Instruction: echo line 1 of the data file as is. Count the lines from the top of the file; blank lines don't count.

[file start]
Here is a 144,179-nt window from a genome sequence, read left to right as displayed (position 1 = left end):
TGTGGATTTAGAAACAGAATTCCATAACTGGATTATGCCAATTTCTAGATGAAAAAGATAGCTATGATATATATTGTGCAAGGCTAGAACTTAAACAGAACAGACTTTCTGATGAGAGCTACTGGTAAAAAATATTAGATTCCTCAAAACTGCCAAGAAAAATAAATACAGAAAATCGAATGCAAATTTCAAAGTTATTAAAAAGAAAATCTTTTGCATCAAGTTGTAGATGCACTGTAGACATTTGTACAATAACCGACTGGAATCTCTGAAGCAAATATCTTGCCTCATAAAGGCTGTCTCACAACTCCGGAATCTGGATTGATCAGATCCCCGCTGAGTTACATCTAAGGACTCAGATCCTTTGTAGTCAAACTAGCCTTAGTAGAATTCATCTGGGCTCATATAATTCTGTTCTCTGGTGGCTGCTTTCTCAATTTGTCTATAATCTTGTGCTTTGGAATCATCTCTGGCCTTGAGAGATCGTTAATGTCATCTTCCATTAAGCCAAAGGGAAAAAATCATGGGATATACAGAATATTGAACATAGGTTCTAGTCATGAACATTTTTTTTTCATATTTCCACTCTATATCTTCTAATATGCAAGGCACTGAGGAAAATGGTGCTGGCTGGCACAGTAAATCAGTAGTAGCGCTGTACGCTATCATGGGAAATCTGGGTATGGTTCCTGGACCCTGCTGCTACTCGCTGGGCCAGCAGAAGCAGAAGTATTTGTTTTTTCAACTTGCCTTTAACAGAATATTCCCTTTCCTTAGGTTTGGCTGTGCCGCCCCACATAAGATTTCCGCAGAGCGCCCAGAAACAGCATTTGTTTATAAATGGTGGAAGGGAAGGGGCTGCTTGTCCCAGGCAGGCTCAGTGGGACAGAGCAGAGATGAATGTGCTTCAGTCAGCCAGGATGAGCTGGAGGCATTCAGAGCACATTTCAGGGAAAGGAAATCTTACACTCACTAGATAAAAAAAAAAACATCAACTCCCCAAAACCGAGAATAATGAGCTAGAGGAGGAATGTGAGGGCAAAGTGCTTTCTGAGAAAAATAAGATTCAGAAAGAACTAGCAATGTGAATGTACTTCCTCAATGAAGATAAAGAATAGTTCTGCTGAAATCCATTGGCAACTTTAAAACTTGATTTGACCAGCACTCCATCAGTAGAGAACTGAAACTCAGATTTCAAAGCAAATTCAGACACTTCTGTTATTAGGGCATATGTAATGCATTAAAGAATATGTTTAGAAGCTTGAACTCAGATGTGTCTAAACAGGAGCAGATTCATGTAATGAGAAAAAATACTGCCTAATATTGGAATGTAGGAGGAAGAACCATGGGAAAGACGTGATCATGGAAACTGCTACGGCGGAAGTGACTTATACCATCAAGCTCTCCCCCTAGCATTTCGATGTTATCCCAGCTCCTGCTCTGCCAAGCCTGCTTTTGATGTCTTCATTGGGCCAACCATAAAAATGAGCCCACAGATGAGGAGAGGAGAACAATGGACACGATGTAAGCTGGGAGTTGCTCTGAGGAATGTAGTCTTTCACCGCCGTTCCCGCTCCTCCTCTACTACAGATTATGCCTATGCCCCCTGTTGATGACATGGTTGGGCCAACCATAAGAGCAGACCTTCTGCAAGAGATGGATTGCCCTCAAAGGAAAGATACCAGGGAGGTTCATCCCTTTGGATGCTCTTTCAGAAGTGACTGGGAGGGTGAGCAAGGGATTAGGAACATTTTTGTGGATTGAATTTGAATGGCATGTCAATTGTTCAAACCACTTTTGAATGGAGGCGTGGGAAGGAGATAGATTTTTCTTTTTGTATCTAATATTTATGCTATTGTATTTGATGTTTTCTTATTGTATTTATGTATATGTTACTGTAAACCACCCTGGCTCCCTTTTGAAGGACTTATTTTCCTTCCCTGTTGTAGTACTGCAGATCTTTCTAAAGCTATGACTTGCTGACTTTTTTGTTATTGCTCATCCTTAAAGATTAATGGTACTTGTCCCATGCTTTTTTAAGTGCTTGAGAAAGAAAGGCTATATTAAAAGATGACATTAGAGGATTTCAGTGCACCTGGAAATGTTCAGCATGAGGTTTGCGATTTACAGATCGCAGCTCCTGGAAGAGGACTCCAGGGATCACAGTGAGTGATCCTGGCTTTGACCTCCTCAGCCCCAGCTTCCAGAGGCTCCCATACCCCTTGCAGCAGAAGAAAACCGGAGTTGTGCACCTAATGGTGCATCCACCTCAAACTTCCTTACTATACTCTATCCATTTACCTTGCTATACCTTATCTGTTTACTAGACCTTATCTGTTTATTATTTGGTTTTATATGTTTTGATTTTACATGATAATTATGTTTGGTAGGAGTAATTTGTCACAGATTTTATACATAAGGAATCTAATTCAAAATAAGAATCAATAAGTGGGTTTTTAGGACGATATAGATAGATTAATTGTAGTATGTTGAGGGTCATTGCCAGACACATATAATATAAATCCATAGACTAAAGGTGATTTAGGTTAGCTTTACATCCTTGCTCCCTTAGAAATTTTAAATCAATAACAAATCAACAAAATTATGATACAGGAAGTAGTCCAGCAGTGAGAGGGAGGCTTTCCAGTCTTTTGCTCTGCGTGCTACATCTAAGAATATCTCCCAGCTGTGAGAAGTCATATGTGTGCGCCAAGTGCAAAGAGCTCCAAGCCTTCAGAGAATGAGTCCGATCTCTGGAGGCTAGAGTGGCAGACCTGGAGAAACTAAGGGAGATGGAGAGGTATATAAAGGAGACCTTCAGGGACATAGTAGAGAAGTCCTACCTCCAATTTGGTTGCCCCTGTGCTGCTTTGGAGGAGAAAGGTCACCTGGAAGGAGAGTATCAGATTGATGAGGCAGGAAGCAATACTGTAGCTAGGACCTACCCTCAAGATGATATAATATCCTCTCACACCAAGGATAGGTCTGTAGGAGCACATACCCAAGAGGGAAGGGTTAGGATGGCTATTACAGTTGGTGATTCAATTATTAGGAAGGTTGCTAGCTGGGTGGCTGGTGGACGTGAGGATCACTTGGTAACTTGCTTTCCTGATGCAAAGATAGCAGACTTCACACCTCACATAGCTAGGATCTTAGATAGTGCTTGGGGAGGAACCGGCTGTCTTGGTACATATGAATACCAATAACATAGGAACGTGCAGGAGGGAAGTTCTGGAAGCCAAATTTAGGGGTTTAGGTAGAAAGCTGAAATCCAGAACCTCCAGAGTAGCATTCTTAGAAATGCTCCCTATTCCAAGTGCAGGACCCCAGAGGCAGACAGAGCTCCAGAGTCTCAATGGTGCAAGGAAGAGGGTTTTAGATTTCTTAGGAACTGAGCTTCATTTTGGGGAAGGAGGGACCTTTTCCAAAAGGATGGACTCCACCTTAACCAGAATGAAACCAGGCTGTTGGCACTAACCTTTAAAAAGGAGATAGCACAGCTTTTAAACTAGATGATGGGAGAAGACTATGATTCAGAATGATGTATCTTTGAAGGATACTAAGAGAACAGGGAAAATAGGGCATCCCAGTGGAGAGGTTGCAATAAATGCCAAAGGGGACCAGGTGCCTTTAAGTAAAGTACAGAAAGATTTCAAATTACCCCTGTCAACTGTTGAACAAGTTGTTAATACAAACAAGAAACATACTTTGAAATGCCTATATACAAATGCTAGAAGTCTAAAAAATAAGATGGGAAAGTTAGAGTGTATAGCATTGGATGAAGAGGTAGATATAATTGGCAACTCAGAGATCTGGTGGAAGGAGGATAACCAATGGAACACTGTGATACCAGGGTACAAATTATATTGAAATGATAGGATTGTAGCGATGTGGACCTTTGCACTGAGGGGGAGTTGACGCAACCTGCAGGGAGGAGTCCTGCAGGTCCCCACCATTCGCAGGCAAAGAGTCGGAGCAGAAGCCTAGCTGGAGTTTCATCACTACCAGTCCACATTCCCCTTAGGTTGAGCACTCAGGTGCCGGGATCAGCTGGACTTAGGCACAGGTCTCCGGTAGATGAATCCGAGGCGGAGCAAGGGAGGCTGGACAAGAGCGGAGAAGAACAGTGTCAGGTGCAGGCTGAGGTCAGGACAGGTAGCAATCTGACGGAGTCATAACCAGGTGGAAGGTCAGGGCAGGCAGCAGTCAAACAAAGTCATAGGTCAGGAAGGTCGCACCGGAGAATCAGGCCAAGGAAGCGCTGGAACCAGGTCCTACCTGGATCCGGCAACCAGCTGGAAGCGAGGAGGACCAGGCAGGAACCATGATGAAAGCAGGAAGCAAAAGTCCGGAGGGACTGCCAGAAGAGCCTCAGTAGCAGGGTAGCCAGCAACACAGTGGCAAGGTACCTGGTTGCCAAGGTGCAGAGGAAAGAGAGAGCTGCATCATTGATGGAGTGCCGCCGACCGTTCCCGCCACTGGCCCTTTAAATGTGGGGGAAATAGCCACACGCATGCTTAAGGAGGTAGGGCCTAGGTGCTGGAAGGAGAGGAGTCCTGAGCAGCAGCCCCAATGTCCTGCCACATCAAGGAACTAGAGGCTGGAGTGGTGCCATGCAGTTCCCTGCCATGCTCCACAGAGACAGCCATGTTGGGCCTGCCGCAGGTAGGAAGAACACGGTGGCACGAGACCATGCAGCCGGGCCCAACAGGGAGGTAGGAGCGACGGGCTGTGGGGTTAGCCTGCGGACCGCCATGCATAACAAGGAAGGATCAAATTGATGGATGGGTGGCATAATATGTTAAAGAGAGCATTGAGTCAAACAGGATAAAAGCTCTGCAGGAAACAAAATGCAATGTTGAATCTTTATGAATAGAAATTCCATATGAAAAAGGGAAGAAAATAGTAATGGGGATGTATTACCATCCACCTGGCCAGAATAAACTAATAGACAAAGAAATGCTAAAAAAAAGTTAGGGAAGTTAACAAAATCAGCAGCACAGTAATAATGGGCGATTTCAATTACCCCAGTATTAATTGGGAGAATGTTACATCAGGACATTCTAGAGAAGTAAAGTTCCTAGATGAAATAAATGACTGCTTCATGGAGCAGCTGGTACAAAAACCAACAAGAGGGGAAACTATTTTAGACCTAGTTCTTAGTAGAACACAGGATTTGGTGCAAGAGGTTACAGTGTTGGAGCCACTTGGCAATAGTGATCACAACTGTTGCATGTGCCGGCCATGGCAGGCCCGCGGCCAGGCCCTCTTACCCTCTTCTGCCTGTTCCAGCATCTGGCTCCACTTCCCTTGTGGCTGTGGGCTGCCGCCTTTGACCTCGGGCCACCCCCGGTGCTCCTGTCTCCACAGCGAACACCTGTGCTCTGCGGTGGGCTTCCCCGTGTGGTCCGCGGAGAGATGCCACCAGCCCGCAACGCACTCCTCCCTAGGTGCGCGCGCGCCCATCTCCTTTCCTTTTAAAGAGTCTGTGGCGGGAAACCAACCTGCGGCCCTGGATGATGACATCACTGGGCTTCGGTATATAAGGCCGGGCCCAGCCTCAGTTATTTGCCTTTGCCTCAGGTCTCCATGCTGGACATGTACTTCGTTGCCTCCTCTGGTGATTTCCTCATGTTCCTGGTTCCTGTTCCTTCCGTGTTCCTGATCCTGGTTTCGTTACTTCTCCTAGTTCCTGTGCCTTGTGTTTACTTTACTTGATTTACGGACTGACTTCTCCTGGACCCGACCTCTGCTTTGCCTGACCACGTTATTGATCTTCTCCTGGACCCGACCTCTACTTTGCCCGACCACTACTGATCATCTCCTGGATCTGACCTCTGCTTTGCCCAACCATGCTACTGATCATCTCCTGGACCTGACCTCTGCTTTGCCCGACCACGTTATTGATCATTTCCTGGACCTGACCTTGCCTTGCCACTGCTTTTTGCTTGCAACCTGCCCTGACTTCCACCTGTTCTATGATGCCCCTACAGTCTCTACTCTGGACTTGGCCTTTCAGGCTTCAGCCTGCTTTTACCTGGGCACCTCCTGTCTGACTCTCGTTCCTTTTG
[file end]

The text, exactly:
Here is a 144,179-nt window from a genome sequence, read left to right as displayed (position 1 = left end):